Pro-Beijing Camp Wants HK Water Supply Cut Off

Via Asia Times, a report on the threat of water politics during Hong Kong’s current crisis:

A pro-Beijing lawmaker and an academic have called for the central government in Beijing to implement national law and to cut the water supply to Hong Kong in order to stop the “violent protests” in the city.

Junius Ho Kwan-yiu, a pro-Beijing lawmaker, said on Tuesday that he hoped the central government could declare Hong Kong is in a state of emergency and issue an order applying the relevant national laws to the region.

He said according to Article 18 of the Basic Law, the central government can implement some national laws, such as national security and anti-terrorism laws, in Hong Kong in order to extradite arrested protesters to China.

Ho added that such a move did not mean that the “one country two systems” would end, but in fact strengthen Hong Kong.

Ho’s suggestion was made on the same day that Chief Executive Carrie Lam Cheng Yuet-ngor said the Hong Kong government would consider all legal tools, including the Emergency Regulations Ordinance, to stop “riots” in the city. The ordinance can confer on the Chief Executive in the Executive Council the power to make regulations during an emergency or when there was a danger to the public.

However, the central government had confidence that the Hong Kong police could contain the situation, but that does not mean Beijing would not take action, Zhang Xiaoming, director of the State Council’s Hong Kong and Macau Affairs Office, said in a closed-door forum with about 500 pro-establishment lawmakers and Hong Kong delegates of the National People’s Congress at the Chinese People’s Political Consultative Conference on August 7.

If Hong Kong faces a chaotic situation, People’s Liberation Army troops would be sent to Hong Kong, he said. However, he added that now was not a suitable time.

Zhang’s message was passed to the Hong Kong media by some Pro-Beijing heavyweights such as Maria Tam Wai-chu, deputy director of the Basic Law Committee, and Elsie Leung Oi-sie, former Secretary for Justice of Hong Kong.

After Kong Kong’s airport was occupied by protesters between August 9 and 13, people expected Hong Kong authorities to respond to the five demands they had made – the complete withdrawal of the extradition bill, the withdrawal of “riot” charges laid against people who took part in protests on June 12, the establishment of an independent probe into events during the three months of protests and the release of all arrested protesters and the implementation of universal suffrage.

However, Lam declined to address the demands and only set up a communication platform, which contains mainly pro-establishment members. Clashes between the police and protesters escalated again on August 24 and 25. On August 27, the G7 leaders said in a declaration that they reaffirm the existence and importance of the Sino-British Joint Declaration of 1984 on Hong Kong and called for violence to be avoided.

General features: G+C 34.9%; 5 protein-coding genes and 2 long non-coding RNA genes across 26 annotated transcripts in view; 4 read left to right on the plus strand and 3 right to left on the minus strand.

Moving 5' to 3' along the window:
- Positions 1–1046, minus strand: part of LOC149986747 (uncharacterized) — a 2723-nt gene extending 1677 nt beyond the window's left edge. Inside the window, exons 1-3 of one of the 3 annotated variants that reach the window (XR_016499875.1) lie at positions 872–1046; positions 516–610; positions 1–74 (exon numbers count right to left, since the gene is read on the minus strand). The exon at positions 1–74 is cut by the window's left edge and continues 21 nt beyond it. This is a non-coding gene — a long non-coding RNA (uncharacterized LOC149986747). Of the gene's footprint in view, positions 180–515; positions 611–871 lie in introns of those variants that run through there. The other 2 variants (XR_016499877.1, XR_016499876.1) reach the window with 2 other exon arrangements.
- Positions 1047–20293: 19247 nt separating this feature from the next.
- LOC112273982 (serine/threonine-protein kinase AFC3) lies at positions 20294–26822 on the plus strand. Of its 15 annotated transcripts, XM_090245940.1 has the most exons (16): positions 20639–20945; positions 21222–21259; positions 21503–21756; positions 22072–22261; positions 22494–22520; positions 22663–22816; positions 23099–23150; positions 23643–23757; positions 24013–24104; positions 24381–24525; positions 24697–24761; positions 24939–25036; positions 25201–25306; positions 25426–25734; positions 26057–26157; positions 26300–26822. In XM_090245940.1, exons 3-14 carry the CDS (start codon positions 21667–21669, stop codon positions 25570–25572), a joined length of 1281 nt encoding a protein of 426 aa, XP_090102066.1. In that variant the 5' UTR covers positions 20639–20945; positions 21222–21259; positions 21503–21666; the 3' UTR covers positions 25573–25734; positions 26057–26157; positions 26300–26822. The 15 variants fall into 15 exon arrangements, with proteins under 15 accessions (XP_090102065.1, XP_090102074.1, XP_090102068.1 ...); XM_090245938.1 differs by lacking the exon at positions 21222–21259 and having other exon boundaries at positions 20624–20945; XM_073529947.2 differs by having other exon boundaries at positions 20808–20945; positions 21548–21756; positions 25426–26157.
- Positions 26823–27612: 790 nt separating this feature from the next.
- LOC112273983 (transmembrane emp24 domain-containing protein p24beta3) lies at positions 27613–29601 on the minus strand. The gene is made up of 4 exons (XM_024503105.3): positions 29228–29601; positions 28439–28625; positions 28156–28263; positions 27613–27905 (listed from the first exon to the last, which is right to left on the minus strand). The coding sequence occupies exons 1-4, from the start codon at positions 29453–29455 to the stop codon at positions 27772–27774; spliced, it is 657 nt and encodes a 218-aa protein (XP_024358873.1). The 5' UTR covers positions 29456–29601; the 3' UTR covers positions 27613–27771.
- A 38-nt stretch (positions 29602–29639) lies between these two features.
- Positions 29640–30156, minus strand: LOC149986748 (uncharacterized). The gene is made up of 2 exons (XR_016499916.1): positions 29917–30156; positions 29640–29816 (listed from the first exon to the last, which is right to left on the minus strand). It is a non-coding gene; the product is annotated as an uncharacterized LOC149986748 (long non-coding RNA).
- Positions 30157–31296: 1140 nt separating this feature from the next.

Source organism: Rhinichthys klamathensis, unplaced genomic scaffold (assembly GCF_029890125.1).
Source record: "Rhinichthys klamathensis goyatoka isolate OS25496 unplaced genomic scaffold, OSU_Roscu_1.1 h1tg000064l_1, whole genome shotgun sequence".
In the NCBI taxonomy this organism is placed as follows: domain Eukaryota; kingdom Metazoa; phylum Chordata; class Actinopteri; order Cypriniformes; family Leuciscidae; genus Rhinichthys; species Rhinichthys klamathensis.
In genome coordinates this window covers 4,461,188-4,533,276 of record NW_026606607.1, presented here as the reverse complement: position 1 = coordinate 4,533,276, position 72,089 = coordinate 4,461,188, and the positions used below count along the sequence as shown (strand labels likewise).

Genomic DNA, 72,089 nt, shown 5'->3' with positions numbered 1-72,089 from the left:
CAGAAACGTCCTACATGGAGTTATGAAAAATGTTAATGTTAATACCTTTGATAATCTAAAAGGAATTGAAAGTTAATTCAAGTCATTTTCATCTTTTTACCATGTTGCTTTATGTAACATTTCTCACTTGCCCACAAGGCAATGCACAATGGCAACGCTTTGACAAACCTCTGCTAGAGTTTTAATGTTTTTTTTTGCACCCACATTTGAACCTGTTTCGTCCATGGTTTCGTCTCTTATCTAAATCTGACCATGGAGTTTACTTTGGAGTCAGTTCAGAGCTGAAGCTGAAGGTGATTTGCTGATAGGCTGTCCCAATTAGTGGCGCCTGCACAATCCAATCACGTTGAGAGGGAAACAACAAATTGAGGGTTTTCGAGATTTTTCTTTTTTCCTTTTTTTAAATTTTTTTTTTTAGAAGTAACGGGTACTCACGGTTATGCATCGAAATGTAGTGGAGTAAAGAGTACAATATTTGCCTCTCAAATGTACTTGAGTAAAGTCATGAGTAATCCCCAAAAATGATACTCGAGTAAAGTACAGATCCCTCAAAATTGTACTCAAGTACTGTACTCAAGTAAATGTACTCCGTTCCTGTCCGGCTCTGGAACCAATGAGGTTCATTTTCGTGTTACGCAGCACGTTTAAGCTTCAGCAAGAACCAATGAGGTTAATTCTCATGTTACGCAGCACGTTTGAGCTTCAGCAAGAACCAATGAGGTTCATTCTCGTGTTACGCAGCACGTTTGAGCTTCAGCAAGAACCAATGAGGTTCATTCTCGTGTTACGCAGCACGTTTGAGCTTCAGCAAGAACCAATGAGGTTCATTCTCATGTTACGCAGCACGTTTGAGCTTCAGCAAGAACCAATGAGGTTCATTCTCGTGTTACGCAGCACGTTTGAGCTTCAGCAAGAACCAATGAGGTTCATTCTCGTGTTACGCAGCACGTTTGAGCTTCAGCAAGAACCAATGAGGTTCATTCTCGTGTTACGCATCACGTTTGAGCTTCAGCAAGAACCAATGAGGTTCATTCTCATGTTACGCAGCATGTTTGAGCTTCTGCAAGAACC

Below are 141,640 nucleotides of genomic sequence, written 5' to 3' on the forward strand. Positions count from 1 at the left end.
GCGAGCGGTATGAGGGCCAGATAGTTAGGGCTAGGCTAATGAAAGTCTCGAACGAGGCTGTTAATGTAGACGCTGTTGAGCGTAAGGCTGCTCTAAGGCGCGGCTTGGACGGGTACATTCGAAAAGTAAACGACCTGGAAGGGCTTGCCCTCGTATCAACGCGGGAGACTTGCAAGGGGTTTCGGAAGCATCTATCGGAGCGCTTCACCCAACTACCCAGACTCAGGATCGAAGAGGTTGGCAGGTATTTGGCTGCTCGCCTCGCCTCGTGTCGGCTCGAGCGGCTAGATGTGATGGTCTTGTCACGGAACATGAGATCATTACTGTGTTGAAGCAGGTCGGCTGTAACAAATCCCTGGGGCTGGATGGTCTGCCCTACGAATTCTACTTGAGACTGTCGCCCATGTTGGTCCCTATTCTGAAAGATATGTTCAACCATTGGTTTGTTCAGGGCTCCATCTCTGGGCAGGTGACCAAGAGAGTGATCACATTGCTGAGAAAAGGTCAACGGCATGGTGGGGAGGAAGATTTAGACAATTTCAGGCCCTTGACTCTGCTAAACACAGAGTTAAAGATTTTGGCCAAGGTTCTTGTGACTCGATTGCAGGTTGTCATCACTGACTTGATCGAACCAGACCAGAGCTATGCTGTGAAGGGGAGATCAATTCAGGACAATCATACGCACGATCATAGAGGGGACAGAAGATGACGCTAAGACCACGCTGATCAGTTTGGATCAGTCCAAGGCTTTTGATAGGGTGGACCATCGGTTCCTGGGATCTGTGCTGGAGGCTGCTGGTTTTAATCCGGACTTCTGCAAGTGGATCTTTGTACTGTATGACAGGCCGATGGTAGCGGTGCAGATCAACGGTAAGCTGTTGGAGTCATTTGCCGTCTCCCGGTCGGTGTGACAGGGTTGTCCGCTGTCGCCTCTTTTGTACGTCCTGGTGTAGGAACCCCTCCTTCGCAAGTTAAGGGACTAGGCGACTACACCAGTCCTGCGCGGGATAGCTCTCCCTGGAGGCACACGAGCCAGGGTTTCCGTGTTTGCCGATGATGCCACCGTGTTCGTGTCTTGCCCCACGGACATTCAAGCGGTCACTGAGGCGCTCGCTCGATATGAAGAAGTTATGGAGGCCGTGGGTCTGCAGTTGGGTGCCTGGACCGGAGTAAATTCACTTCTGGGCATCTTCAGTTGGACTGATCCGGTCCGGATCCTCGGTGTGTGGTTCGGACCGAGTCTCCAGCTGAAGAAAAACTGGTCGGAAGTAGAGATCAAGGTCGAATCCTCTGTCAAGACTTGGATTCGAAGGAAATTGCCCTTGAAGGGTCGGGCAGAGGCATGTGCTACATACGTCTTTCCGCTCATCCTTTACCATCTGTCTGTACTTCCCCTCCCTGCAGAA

On August 19, Zheng Yongnian, a pro-Beijing professor and director of the East Asian Institute, National University of Singapore, told the People’s Daily in an interview that he expects the protests in Hong Kong to die down eventually as Hong Kong people don’t want to sacrifice their “benefits” from China.

“A friend of mine is a former official in Singapore. He said stopping the water supply to Hong Kong can solve the problem. He said Singapore people are sensitive about the water supply from Malaysia,” Zheng said, adding that Hong Kong people’s reliance on the water supply from the mainland was one of the examples showing that Hong Kong cannot be separated from China.

Hong Kong people went online and said China should pay money back to Hong Kong if it stopped the water supply to the city. In 2019, Hong Kong paid China a total of HK$4.8 billion (US$611.8 million), or HK$5.9 per cubic meter, to secure its water supply.

At present, 70% of the water supply in Hong Kong comes from China, while about 60% of the water supply in Singapore comes from Malaysia. The suggestion of cutting the water supply to Hong Kong became controversial and some Chinese people went online and said it would be an inhuman move.

On Wednesday, the Global Times said in its editorial titled “The truth about Hong Kong’s autonomy” that Hong Kong’s high degree of autonomy must be maintained in order to protect China’s interest.

It said the “one country, one system” approach was completely unrealistic as the Chinese mainland does not have direct political and legal resources to govern Hong Kong. The editorial did not directly comment on Beijing’s stance about a possible declaration of “a state of emergency” in Hong Kong.

Antonio Ma Tit-wing, a political and economic commentator, told NowTV that the Global Times’ editorial showed Beijing wants to calm the situation in Hong Kong. Ma said Beijing was worried that any change in Hong Kong’s status as an international hub would hurt China’s own interests.

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